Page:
The accumulation of sequenced Francisella strains has made it increasingly apparent that the 16S rRNA gene alone is not enough to stratify the Francisella genus into precise and clinically useful classifications. Continued whole-genome sequencing of isolates will provide a larger base of knowledge for targeted approaches with broad applicability. Additionally, examination of genomic information on a case-by-case basis will help resolve outstanding questions regarding strain stratification. We report the complete genome sequence of a clinical isolate, designated here as F. novicida-like strain TCH2015, acquired from the lymph node of a 6-year-old male. Two features were atypical for F. novicida: exhibition of functional oxidase activity and additional gene content, including proposed virulence determinants. These differences, which could potentially impact virulence and clinical diagnosis, emphasize the need for more comprehensive methods to profile Francisella isolates. This study highlights the value of whole-genome sequencing, which will lead to a more robust database of environmental and clinical genomes and inform strategies to improve detection and classification of Francisella strains. Copyright © 2017 Elsevier Inc. All rights reserved.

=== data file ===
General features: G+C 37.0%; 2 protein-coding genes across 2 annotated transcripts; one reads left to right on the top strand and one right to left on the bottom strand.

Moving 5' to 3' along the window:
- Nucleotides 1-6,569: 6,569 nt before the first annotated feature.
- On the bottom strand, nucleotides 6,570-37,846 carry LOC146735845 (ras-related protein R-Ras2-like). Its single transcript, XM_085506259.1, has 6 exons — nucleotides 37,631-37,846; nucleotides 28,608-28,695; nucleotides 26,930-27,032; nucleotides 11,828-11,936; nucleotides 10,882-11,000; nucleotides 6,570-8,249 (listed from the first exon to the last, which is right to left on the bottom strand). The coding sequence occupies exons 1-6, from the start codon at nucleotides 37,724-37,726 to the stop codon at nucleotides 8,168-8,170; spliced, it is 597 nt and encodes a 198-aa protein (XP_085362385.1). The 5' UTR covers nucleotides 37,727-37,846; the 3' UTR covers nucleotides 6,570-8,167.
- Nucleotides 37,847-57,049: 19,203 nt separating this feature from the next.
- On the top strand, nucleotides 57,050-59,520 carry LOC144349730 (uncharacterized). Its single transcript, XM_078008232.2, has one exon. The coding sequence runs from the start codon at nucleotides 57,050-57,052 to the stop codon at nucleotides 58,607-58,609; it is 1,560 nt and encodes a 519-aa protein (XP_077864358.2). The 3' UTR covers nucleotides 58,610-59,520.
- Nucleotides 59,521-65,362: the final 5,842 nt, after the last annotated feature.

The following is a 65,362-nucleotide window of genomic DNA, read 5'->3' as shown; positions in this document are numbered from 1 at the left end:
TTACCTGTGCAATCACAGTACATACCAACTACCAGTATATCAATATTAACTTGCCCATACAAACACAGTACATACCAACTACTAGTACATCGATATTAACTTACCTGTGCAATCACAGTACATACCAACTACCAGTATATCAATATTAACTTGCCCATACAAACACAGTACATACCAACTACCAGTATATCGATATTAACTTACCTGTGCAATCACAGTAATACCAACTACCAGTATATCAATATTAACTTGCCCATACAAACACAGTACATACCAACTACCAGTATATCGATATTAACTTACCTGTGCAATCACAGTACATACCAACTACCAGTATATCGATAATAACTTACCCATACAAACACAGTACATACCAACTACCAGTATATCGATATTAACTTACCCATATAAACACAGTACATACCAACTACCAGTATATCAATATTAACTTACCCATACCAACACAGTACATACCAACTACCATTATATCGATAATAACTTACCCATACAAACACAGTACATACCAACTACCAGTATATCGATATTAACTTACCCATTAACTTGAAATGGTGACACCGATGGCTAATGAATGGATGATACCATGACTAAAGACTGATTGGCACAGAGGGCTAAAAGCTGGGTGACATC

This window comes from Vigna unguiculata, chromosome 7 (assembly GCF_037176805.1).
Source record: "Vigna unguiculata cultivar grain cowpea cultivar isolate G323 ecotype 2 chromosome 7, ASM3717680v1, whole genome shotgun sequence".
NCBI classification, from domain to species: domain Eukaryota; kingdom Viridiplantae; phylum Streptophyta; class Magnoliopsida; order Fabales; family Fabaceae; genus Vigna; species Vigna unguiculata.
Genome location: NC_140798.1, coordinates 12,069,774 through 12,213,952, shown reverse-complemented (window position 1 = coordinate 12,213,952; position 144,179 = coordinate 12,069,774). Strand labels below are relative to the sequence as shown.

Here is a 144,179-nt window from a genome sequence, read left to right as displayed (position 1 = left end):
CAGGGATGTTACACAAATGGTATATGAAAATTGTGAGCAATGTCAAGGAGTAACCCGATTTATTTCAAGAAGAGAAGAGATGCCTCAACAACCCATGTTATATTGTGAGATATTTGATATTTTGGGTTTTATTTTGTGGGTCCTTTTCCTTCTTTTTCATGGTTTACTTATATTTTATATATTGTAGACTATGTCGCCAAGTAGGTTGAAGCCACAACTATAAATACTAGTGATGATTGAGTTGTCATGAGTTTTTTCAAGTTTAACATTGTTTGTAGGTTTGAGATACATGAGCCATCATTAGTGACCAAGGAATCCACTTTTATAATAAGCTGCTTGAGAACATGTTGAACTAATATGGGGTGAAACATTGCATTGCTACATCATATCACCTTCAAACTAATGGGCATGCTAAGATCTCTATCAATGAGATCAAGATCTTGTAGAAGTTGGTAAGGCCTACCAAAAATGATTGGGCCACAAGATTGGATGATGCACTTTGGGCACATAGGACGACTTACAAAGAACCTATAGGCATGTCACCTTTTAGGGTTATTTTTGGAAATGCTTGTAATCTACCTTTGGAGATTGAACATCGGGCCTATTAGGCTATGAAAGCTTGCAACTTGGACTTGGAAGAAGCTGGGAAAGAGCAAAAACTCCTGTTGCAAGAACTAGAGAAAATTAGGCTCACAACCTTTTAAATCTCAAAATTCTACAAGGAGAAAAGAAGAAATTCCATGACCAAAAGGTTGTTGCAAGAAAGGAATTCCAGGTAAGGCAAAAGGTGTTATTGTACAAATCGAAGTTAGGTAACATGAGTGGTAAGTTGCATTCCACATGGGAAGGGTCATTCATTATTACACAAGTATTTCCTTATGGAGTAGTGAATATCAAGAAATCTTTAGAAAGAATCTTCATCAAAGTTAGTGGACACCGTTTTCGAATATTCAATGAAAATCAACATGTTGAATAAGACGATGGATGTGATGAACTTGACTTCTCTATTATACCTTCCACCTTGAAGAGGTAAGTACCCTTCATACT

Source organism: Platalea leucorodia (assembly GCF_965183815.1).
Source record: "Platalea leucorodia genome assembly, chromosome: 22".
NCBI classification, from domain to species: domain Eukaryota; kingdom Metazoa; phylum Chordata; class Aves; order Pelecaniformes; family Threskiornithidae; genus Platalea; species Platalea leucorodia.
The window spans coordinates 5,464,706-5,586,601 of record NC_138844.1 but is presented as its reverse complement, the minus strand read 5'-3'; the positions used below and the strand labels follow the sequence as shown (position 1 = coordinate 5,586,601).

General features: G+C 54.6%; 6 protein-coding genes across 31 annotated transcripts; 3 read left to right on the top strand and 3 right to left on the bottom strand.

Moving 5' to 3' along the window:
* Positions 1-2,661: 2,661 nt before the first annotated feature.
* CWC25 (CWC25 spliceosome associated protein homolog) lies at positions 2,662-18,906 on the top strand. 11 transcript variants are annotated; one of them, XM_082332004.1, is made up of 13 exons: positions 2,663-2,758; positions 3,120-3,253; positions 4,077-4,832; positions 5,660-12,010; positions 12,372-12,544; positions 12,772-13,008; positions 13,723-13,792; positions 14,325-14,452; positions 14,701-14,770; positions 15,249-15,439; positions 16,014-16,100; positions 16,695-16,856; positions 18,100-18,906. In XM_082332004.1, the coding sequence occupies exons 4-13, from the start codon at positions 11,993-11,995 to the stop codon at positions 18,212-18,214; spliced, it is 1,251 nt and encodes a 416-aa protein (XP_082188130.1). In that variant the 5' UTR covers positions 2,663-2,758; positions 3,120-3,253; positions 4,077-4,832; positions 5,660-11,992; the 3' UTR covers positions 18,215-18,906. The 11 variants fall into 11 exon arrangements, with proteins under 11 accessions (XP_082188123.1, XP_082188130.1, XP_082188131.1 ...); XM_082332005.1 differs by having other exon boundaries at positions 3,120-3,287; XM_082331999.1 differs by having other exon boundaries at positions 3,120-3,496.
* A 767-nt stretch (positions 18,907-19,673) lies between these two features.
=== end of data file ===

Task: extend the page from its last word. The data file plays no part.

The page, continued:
Bats harbor many viruses asymptomatically, including several notorious for causing extreme virulence in humans. To identify differences between antiviral mechanisms in humans and bats, we sequenced, assembled, and analyzed the genome of Rousettus aegyptiacus, a natural reservoir of Marburg virus and the only known reservoir for any filovirus. We found an expanded and diversified KLRC/KLRD family of natural killer cell receptors, MHC class I genes, and type I interferons, which dramatically differ from their functional counterparts in other mammals. Such concerted evolution of key components of bat immunity is strongly suggestive of novel modes of antiviral defense. An evaluation of the theoretical function of these genes suggests that an inhibitory immune state may exist in bats. Based on our findings, we hypothesize that tolerance of viral infection, rather than enhanced potency of antiviral defenses, may be a key mechanism by which bats asymptomatically host viruses that are pathogenic in humans. Copyright © 2018 Elsevier Inc. All rights reserved.